Information security giant Symantec has confirmed it will split into two public companies focused on security and information management by the end of next year.
The company today confirmed the long-rumoured plan, and said its decision came after an internal review found growth and shareholder value would be increased by operating as two business.
Symantec's Information Management business - which generated revenue of $2.5 billion in the 2014 financial year - will include backup and recovery, storage management, archiving, and information availability solutions.
A new standalone Security business will offer encryption, endpoint security, user authentication, data loss prevention, hosted and managed security, Secure Socket Layer (“SSL”) Certificates, and security for mail, web and data centre. The security division brought in revenue of $4.2 billion in FY2014.
Symantec has for several years operated in two distinct market spaces - its security business bolstered by the acquisitions of the Norton product line, MessageLabs, Altiris and Verisign's authentication unit; while its information management business grew predominantly out of the US$13.5 billion buy of Veritas in 2004.
Symantec CEO Michael Brown said succeeding in both security and information management would require distinct strategies and investments.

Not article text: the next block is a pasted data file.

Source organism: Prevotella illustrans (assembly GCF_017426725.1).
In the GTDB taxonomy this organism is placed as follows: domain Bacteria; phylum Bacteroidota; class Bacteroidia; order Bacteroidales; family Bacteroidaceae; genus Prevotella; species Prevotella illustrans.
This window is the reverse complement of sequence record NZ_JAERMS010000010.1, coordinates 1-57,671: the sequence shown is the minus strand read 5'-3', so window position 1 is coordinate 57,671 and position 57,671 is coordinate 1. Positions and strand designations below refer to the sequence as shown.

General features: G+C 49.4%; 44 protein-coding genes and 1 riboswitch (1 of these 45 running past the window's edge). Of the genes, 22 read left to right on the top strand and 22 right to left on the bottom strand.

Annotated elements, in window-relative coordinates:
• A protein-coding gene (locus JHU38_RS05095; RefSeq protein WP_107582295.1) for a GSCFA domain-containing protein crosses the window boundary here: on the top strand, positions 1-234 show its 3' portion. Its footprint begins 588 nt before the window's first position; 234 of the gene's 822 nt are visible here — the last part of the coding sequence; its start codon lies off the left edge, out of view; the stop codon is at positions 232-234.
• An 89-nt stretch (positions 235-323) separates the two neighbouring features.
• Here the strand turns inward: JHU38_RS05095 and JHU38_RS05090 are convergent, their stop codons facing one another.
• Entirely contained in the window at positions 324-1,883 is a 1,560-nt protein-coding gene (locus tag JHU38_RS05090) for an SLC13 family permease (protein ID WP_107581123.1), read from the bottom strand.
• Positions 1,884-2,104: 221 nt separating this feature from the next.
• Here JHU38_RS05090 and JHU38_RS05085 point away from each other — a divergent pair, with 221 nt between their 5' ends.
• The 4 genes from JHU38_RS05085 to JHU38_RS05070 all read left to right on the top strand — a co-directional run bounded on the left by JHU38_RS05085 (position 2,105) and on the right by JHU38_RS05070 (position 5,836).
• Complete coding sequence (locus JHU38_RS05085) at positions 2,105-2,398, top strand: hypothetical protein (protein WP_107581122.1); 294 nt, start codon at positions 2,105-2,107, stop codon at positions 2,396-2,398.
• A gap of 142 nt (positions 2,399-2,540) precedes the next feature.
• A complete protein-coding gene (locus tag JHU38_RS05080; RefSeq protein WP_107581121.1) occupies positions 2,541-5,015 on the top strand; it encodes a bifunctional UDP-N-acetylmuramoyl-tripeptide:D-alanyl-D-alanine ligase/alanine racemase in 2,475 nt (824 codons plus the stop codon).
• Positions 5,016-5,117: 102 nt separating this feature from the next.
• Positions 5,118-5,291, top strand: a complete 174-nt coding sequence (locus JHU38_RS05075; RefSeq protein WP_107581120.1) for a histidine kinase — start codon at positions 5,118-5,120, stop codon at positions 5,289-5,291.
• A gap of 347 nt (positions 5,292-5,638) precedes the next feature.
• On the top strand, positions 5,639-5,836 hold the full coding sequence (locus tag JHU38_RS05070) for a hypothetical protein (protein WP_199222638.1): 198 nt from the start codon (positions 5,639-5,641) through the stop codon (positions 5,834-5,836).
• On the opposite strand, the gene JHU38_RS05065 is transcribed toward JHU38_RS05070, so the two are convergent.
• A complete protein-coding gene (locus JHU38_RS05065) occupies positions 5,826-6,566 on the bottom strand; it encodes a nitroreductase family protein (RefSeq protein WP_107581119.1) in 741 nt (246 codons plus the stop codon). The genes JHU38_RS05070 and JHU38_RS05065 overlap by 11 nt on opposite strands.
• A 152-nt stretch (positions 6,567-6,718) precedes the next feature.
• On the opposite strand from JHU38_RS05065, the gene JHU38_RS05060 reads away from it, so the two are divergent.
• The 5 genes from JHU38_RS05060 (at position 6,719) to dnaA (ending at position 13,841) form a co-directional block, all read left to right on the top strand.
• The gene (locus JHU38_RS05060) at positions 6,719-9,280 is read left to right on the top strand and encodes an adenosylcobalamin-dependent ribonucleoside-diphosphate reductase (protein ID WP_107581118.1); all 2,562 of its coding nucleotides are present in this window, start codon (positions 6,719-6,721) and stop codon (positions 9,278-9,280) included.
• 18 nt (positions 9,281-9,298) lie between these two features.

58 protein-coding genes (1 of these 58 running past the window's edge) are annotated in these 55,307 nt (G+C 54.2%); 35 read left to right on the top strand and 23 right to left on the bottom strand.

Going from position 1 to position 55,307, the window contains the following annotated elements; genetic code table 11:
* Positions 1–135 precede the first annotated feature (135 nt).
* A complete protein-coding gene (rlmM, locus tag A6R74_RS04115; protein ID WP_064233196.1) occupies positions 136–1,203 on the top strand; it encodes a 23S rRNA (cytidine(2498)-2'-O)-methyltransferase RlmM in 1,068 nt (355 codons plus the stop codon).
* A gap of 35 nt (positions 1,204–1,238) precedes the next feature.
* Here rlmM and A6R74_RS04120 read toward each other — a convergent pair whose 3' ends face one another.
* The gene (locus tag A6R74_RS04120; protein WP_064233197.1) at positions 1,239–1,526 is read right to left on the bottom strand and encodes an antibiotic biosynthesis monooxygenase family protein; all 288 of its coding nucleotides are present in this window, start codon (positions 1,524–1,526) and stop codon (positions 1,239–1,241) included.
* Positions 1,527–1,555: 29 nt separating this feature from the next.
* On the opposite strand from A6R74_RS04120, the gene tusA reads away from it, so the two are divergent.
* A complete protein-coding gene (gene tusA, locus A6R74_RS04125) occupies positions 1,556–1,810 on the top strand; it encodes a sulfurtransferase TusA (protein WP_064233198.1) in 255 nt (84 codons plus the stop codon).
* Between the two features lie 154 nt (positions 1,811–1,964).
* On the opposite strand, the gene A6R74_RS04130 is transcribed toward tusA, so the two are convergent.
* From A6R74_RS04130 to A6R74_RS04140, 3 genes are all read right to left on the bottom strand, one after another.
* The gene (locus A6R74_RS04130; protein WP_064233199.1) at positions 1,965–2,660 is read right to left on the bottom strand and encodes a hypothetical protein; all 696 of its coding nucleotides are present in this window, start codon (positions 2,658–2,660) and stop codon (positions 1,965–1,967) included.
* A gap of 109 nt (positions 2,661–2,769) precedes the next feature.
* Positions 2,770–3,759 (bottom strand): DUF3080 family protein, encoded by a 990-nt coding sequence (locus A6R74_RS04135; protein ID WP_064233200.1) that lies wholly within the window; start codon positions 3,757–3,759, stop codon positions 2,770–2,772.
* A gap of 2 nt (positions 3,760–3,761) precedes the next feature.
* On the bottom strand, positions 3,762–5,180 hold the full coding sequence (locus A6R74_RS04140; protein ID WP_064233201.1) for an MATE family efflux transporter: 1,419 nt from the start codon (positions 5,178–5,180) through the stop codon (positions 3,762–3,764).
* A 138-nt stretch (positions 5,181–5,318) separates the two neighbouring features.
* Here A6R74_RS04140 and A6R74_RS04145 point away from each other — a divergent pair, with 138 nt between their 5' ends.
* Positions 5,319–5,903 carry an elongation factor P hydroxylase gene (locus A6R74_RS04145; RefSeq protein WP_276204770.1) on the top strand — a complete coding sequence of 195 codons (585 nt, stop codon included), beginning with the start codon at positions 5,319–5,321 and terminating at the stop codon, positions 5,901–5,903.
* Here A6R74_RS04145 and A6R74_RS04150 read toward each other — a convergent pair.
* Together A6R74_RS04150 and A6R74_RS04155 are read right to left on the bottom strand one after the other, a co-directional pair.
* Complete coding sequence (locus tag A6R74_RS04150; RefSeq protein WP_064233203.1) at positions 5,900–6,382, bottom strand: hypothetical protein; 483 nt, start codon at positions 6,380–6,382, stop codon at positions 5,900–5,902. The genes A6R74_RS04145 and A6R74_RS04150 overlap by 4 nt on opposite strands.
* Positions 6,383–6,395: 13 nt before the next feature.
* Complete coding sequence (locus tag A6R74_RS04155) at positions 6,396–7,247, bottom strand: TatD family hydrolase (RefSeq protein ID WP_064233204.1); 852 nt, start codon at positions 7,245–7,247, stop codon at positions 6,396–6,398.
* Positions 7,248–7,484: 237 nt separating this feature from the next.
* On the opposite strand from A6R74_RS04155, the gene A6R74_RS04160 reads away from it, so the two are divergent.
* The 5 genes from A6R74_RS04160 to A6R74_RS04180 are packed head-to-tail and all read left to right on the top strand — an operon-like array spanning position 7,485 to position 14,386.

"It has become clear that winning in both security and information management requires distinct strategies, focused investments and go-to market innovation,” he said in a statement.
“Taking this decisive step will enable each business to maximise its potential. Both businesses will have substantial operational and financial scale to thrive.”
A Symantec Australia spokesperson could not confirm how the split would affect the local business and employees.
"As we’ve just announced our plan to split the company, we are still early in the planning process and are not ready to provide this level of detail. We will be in a position to share more information with you over the coming months," she said.
Brown will continue as Symantec's CEO and will serve as the head of the new Security business.
John Gannon, who was a former chief operating officer at Quantum and head of HP's PC business, will become the general manager of the Information Management business.
Fellow technology giant HP similarly announced earlier this week its intention to separate its PC and enterprise businesses.
Online auction company eBay also last week revealed it would spin off its electronic payment service PayPal.